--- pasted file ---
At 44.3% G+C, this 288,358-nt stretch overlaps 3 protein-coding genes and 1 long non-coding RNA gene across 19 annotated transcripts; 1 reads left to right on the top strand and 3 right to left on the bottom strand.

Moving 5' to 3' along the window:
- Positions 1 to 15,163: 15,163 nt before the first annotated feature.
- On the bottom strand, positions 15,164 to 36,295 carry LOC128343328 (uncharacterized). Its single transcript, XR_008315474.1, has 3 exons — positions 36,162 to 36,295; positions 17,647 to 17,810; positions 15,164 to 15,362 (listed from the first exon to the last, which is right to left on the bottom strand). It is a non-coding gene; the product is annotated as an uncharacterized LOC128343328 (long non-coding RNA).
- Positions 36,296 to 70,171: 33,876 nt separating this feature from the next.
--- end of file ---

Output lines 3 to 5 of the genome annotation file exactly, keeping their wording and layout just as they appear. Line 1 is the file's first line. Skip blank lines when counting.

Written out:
- Positions 1 to 15,163: 15,163 nt before the first annotated feature.
- On the bottom strand, positions 15,164 to 36,295 carry LOC128343328 (uncharacterized). Its single transcript, XR_008315474.1, has 3 exons — positions 36,162 to 36,295; positions 17,647 to 17,810; positions 15,164 to 15,362 (listed from the first exon to the last, which is right to left on the bottom strand). It is a non-coding gene; the product is annotated as an uncharacterized LOC128343328 (long non-coding RNA).
- Positions 36,296 to 70,171: 33,876 nt separating this feature from the next.